Wednesday, November 26, 2014

In which we go way back....and I thank people for helping us with history.

Since starting this project almost two years ago now, I have been excited to occasionally get some historical information from people about the building.  Some have gone so far as to send me photos they find, others have filled in the blanks with newspaper articles or bits of anecdotal information. Recently a Three Tides friend passed me a couple of photos of the Ocean House.  The first one below was a photo that we already had and that has been the basis for our renovation of the Ocean House.  But Dave, who gave us the photo, found a much better copy than we had previously had  The building details are clear, and I can even read the signs posted outside the front door!  Dave works in the archives at the Penobscot Marine Museum, whose collection includes thousands of glass plate negatives of buildings and events in the surrounding towns. 
Anyway, as I said, the photo below is what we used as the basis for the renovation.  Some people have asked me why the front of the building is not clapboarded like the sides of the building and that is because we found the original facade underneath a later set of clapboards.  We knew they were original because we strained our eyes for a couple of days at the grainy copy we had of the photo below.  The porch is based on the photo below, as is the restoration of the center door on the second floor and all the large windows on the first floor. 

What we didn't have until a few weeks ago was this photo, showing all the details of the trim, the door, the windows on the first floor, etc.  I always thought the front window frames on the first floor were somewhat original, but that appears to be untrue.  Here the windows are taller and narrower with mullions in between the glass panes. In the photo above, one can see that more of the front facade shows under the windows and the trim makes a bit more sense than it does today. What I find interesting is how low the porch is in these photos, but then I saw that there are two steps on the porch to get into the front door..a detail we were not able to see in our grainy photo. Today, the porch is higher on the building to accommodate our handicapped ramp. One can step onto the porch or walk up the ramp and walk right in the front door.  
Greg's comment was:  Too bad the "Ocean House" sign is so ugly!  One day soon, there will be another Ocean House sign on the building, but it probably won't look like this one.

Dave also sent me this clipping, which I had had from Megan Pinette of the Belfast Historical Society as well.  Apparently work on the now absent barn started on August 30, 1917.  I still lament that we had to take the barn down, but it was about to fall over...just like the Ocean House!

What I love about this photo, which I believe came from a paper in the 1920s is the addition to the first floor on the Federal Street side of the building.  It must have been a stage office or something.  You will note that by this time the door on the second floor was filled in (and this is exactly the way we found it, with the clapboard covering over the opening, but leaving the frame.) and that the first floor front windows have been replaced with what we currently have.  As I said, I thought these windows were original, but perhaps they were replaced when work started on the barn.  The porch had been replaced with a roll out awning....which I sometimes think would have been a much cheaper solution than putting the porch back on...but c'est la vie, non?  I also note that the front windows were lowered, and less facade showed at that time.  I think you might be able to see that the front doors were flush with the facade before being retrofitted in the 70s or thereabouts.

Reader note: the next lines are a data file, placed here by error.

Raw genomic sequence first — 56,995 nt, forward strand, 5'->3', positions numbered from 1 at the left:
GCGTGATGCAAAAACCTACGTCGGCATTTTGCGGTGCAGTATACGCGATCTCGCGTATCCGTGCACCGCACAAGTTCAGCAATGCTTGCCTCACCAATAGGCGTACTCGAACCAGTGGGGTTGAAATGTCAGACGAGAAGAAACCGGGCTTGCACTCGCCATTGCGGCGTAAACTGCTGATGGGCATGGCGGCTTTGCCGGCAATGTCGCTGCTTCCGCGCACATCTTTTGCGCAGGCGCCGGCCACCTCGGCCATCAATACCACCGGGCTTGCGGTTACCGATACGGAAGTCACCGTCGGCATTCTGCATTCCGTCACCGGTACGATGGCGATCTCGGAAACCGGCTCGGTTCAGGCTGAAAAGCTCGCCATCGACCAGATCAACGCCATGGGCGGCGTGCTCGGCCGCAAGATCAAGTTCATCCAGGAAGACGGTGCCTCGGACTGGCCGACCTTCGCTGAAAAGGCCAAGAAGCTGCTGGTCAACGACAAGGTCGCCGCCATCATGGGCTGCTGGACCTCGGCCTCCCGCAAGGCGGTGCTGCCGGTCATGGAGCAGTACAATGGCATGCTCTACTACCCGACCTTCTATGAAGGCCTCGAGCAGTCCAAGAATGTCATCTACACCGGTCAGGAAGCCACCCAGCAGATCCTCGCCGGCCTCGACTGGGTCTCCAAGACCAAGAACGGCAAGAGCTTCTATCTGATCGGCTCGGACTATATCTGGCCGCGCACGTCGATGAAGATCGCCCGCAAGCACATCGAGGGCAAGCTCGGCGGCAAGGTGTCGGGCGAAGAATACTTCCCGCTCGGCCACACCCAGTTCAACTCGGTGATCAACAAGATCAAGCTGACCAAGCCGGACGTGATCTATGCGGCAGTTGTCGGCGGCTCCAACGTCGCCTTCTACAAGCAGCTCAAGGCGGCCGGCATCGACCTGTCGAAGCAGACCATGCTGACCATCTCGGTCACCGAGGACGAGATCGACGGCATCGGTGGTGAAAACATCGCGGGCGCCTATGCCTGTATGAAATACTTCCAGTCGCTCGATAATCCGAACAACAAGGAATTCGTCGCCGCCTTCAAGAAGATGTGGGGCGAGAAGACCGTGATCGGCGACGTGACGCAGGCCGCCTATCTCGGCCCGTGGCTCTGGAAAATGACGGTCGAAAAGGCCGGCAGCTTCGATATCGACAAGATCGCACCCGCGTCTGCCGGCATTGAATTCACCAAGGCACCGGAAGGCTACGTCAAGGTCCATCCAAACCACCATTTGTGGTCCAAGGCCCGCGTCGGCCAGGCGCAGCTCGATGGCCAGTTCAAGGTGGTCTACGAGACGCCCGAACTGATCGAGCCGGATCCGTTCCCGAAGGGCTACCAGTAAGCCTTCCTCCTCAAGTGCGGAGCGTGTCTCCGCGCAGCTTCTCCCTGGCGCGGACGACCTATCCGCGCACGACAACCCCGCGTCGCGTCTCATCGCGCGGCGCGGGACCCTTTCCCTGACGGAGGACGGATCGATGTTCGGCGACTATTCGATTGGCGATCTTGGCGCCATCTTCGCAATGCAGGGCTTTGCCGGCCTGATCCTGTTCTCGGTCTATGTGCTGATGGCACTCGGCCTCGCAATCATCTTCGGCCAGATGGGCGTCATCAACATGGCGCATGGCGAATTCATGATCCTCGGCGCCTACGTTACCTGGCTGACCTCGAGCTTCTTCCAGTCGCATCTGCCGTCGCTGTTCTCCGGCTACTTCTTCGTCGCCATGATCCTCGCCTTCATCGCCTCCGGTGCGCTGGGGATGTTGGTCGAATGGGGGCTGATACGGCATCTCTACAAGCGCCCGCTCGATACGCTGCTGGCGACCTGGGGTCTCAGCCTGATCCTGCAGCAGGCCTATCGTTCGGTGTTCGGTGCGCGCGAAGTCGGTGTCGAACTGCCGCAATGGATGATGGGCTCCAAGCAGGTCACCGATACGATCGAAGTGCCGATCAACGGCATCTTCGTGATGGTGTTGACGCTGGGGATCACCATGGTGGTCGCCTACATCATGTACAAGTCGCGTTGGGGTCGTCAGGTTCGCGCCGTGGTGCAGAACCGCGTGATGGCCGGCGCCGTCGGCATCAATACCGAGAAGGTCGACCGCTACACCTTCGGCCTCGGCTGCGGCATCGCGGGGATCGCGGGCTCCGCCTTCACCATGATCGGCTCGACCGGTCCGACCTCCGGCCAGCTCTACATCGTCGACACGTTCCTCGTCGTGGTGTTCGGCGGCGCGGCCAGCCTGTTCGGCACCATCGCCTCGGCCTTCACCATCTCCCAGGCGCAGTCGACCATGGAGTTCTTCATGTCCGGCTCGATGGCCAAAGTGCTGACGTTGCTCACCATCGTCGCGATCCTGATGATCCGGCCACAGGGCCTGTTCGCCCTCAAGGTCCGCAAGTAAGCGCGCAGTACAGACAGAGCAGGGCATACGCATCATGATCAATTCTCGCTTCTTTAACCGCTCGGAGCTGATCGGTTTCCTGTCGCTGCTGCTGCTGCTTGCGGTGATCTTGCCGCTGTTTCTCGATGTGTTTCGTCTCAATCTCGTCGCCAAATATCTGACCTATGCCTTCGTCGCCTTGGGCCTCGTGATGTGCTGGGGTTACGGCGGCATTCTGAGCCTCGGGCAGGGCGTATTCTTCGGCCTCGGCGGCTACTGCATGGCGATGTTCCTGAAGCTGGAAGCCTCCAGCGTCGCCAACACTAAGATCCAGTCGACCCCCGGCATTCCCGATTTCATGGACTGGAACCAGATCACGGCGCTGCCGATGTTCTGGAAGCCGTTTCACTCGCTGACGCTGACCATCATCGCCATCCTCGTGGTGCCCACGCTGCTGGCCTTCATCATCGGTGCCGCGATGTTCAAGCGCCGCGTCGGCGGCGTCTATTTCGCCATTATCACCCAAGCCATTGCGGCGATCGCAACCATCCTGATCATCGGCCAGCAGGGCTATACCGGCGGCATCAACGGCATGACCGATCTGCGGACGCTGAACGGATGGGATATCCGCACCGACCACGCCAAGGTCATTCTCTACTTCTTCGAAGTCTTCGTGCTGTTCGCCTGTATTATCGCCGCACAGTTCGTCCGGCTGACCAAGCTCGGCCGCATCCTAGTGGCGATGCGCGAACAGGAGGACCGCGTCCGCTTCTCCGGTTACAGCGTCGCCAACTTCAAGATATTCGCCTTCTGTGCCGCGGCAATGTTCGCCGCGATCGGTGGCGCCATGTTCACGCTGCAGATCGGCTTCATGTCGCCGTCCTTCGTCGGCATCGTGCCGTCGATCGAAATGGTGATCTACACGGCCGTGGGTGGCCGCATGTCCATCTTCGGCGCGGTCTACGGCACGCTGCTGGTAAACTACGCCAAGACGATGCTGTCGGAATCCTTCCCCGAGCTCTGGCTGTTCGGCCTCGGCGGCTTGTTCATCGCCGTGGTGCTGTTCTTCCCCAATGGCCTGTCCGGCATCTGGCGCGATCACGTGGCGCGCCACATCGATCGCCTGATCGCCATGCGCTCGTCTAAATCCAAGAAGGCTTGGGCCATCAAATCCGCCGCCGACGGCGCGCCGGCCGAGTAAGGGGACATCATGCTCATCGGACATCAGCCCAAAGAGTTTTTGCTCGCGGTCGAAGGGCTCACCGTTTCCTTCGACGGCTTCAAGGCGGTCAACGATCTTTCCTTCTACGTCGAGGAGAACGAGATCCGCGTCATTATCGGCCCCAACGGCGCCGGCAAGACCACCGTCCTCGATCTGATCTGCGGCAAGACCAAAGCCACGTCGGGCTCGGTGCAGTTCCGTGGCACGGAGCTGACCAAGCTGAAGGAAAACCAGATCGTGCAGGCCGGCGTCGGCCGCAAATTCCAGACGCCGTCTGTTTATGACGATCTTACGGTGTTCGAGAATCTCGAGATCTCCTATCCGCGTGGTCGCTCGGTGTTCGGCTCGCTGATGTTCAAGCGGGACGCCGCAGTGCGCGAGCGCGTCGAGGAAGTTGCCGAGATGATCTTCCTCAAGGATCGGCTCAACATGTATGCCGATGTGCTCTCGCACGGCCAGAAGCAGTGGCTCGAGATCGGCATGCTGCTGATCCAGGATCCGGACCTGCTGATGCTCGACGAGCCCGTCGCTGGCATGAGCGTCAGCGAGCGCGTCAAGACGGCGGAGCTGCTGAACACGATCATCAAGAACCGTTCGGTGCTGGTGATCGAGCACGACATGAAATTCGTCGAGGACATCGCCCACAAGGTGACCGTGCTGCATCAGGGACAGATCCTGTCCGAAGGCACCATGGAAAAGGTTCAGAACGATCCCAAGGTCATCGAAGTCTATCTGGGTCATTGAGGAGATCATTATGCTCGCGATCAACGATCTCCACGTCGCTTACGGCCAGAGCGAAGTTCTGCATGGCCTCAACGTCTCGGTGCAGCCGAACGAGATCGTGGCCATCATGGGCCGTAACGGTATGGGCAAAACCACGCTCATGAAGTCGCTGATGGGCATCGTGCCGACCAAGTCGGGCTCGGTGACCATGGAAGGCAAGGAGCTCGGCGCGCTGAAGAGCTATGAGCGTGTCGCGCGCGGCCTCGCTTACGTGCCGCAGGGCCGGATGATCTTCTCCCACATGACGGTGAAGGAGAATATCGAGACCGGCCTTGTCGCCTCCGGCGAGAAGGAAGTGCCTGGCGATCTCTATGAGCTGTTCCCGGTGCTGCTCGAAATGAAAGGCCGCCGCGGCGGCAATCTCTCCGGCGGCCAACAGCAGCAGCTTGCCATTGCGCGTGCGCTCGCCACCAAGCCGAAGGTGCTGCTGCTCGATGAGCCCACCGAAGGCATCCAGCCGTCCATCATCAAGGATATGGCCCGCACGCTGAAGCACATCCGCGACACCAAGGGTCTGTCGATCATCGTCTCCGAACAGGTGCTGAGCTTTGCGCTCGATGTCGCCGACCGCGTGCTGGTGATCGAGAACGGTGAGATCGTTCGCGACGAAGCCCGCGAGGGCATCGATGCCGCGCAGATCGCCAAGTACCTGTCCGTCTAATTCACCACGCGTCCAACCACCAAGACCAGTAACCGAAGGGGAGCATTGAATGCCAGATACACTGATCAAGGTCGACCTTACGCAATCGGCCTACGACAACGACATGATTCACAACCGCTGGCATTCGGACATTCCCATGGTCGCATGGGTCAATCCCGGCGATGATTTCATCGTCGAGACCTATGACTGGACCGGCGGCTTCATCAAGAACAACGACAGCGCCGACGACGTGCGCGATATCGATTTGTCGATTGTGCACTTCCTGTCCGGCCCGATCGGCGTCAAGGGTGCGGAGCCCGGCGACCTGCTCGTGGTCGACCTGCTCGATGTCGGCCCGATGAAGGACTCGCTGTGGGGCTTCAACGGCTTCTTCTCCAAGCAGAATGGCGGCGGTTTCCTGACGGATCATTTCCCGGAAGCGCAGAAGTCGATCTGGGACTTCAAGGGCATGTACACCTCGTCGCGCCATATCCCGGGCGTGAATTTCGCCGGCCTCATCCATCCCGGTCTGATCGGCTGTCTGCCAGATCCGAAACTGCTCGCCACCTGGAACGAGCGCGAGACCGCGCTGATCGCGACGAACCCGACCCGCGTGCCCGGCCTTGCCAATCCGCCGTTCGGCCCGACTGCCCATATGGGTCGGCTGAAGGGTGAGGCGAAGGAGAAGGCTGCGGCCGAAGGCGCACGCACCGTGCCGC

I can't rightly remember, but either Megan sent me the photo below or someone posted it on facebook.  From the car out front, this could be a photo dating from the late 70s or early 80s, probably around the time the property changed hands from Herb Staples to the next owner, from whom we purchased the property.  You can see that by now, the front door has been recessed.  You might remember my discussion of this from an earlier post where we found that the original front doors had simply been propped open and made into the recessed walls in 1960.  Also note that the asphalt shingling was put over the second floor door and the second floor windows replaced.  I just noticed the bundle of rail road ties in the foreground, used to make planters in the front of the building.....planters which were still there when we bought the place.
 Boy, it was a sorry looking place then...and hardly anything else was done to it for 30 years more!

A photo of Herb Staples that I pulled off Facebook.  Herb owned the Ocean House for decades, his family lived on the second floor and he operated a machine shop and a motorcycle repair shop in the back lot (so told me by Al from EBS who sold me the windows and doors for the building.  He worked there as a teenager)  You can see the barn in the background.

aaaaand the obligatory picture of us in about the same place 30 years later.  

October 2012 right before we bought the place.  The asphalt shingling on the front of the building was replaced with clapboard and painted red...covering up and protecting the original facade.  

If you have been reading this blog faithfully, you know the rest of the story so far!

If anyone has or knows of interior photos of the Ocean House from years past, I would love to know about them!!  Thank you to everyone who has regaled us with stories or passed us photos in a bar (you know who you are) or just emailed me with tidbits....keep it coming!

Happy Thanksgiving!!

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